2 moved "native speaker of American English" from comment into answer, to reduce the number of comments
source | link

As a native speaker of American English, I can't justify this, but to me, in subtly connotes a much larger park than at. A person might be at the city park, but in a national park.

I can't justify this, but to me, in subtly connotes a much larger park than at. A person might be at the city park, but in a national park.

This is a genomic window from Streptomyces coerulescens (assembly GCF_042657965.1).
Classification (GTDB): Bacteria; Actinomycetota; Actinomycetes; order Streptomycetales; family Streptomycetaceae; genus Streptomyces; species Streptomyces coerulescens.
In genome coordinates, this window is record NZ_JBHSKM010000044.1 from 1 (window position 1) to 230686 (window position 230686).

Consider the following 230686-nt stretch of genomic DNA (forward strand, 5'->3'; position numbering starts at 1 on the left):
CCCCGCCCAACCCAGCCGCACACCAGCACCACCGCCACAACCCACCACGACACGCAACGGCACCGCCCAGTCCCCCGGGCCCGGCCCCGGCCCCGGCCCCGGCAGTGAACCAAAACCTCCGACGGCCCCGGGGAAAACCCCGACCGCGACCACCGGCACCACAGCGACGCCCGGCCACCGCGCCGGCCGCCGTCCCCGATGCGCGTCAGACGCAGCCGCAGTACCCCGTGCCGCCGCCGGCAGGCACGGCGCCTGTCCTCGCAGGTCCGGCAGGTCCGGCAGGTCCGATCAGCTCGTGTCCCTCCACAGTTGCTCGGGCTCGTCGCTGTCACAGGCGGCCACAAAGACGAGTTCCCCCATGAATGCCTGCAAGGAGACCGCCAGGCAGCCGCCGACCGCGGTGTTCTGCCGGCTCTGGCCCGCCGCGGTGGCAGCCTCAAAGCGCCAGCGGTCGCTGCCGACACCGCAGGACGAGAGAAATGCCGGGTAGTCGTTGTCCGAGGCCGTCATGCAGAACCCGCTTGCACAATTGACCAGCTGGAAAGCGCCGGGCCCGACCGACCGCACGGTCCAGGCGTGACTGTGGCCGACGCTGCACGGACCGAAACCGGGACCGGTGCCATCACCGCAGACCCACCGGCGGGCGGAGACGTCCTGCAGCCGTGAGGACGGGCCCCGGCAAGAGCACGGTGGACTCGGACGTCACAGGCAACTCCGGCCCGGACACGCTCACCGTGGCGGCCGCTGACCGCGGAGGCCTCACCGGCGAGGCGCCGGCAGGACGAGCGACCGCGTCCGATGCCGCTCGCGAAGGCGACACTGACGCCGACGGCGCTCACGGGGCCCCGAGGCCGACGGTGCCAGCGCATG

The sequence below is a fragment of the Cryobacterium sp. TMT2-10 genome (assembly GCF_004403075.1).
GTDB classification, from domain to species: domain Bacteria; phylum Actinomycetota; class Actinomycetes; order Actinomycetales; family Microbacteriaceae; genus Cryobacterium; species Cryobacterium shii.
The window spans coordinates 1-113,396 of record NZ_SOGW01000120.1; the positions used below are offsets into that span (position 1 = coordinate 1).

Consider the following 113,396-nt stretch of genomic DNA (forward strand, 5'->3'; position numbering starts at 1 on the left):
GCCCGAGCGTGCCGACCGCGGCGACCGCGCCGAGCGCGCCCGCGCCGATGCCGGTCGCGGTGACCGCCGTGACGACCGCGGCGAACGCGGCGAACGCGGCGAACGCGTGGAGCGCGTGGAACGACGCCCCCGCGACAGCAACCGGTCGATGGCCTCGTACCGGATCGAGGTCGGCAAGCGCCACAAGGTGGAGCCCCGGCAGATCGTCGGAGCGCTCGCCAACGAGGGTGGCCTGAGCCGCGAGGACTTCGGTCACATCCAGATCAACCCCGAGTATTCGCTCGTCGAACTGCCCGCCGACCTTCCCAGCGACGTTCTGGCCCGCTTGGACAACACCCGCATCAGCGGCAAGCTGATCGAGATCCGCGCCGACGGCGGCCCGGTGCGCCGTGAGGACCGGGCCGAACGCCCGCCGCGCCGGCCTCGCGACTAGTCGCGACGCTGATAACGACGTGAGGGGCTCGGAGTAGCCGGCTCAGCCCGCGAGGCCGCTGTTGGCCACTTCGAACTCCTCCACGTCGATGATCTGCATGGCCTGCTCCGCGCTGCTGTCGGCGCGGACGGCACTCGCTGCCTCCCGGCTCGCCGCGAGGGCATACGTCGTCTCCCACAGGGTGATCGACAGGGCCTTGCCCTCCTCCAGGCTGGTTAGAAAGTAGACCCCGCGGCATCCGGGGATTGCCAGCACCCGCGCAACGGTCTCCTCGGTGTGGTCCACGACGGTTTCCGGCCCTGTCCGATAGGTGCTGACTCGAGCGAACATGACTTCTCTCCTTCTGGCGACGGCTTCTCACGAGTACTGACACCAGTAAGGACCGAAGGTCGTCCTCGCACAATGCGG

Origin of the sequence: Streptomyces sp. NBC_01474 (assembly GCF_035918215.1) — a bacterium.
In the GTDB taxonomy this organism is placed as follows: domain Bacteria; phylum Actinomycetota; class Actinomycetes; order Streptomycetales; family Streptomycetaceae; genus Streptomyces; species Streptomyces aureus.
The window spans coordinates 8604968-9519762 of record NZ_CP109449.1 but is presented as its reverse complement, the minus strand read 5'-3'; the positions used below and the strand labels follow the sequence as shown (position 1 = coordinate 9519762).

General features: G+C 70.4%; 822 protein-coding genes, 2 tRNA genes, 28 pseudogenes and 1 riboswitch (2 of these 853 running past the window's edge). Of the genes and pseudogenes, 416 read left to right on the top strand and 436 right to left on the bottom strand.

As a native speaker of American English, I can't justify this, but to me, in subtly connotes a much larger park than at. A person might be at the city park, but in a national park.

    Post Migrated Here from english.stackexchange.com
1
source | link

I can't justify this, but to me, in subtly connotes a much larger park than at. A person might be at the city park, but in a national park.